Are you investing safely?

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Around four in 10 savers aren’t spending enough time researching their investments, putting them at risk of getting scammed. But working out if an investment is safe isn’t always easy. 

Reasons for the lack of research included finding it ‘too complicated’ or ‘too time-consuming’, according to a joint study from the Financial Conduct Authority (FCA) and the Financial Services Compensation Scheme (FSCS)

Both organisations offer online tools to help people decide whether or not an investment is the real deal, but with so many investment scams to keep track of, and their increasing complexity, tools can only go so far in helping investors make informed decisions.

Here, Which? explains how these investment tools work, and offers tips on how to protect yourself from investment scams. 

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How are investments protected?

The FSCS protects those who lose their cash as a result of an authorised financial services firm going bust. The firm must have been authorised by the FCA or Prudential Regulation Authority (PRA).

When it comes to investments, you may receive up to £85,000 in compensation if you lose money due to negligent advice or fraud (if the adviser or firm is unable to meet the claim), or if the investment company goes bust.

According to the FCA’s recent survey, 22% of investors haven’t checked or don’t know if their investments are FSCS-protected.

To make things easier for consumers, the FSCS launched its Investment Protection Checker earlier this year. You simply look up the type of investment, and the FSCS tells you whether it’s protected. 

But we found that for 70% of the investment types you can look up, the checker produces this result: 

‘You might be protected, depending on the circumstances […] we can’t say for sure whether your investment is or isn’t FSCS protected.’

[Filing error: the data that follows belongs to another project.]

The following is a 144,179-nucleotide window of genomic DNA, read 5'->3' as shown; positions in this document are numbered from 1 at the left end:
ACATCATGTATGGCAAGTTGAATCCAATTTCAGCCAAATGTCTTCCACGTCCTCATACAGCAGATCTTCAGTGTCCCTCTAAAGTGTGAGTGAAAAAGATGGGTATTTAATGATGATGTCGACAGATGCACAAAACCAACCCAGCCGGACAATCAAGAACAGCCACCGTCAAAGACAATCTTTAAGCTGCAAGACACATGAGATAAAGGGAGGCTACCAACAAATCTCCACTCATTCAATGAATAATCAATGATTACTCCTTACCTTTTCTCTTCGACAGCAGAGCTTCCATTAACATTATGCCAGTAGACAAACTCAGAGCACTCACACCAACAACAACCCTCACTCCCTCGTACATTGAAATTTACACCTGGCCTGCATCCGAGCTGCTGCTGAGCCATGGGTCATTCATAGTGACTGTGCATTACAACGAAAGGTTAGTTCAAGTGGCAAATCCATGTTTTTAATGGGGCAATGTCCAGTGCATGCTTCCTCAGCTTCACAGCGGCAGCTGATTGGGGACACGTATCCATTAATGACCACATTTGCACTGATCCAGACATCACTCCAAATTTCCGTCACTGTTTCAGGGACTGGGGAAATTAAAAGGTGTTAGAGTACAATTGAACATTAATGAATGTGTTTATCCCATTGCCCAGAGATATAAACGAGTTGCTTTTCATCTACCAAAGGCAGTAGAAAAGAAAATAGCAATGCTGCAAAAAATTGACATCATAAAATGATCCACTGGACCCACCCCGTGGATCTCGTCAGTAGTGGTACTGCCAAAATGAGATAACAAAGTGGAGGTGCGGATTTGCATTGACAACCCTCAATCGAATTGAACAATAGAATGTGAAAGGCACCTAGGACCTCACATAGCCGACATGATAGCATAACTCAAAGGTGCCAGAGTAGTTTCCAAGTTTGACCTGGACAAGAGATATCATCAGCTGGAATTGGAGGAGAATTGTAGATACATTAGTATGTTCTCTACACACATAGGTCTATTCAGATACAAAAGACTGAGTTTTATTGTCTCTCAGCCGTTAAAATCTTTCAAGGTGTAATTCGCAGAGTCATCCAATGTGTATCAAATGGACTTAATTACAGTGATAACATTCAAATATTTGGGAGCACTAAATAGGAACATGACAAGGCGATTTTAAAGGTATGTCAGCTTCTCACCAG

A spokesperson for the FSCS told Which?: ‘Whether an investment can be protected by FSCS depends on a range of factors – including the type of investment product, if it involves a regulated activity, individual eligibility, and whether any exceptions may apply. This makes it challenging to provide all the answers on whether a specific investment is protected. 

‘However, our new Investment Protection Checker tool is designed to encourage consumers to think about protection and ask the right questions when considering a product. 

‘We signpost them to seek guidance from their providers and regulated advisers when we can’t say for sure if their investment is protected.’

What is and isn’t regulated?

You can also use the FCA’s website to make checks on any potential investment providers.

The FCA says it received a total of 34,244 reports of unauthorised businesses in 2021 – a 10% increase on the previous year. It issued 1,410 alerts, mostly for unauthorised financial promotions and false claims to be authorised by the FCA (including clone firms).

An FCA spokesperson told Which?: ‘To help with protection against scams, we urge consumers to refer to the Financial Services (FS) Register, and our warning list, to ensure that it is a legitimate, authorised firm or individual that they are dealing with.’

Once you’ve found a firm on the FS Register, you’re urged to ‘check the full record for what regulated activities this firm has permission to do.’ However, firms can be authorised to carry out lots of investment activities – but often with ‘limitations’, as shown in the screenshot below:

In theory, if you were to invest with a company that was operating outside of its authorised limitations, it might mean you’d no longer qualify for FSCS protection.

There’s also the issue of scam firms not appearing on these lists at all – or pretending to be companies that are. 

On its website, the FCA says, ‘Even if a firm isn’t on the Warning List, it might still be a scam. Even if it’s on the FS Register, it might still be a ‘clone firm’ pretending to be a genuine firm, and you should do more checks.’

How to spot an investment scam

In addition to making the most of the available tools from the FSCS and FCA, here are some tips for avoiding investment scams:

1. If it seems too good to be true, it probably is

No investment is risk-free, so if it’s marketed as such, that’s an immediate warning sign. The same is true for any investment claiming to guarantee high returns.

2. Avoid providers that pressure you

If you feel like you’re being rushed into making a decision, take a step back and consider investigating the firm further. Trustworthy firms won’t use a discount or a time-limited offer to push you into investing your money.

3. Don’t trust firms or individuals that contact you out of the blue

If you find out about the investment via email, text, cold call or through social media, it could be a scam.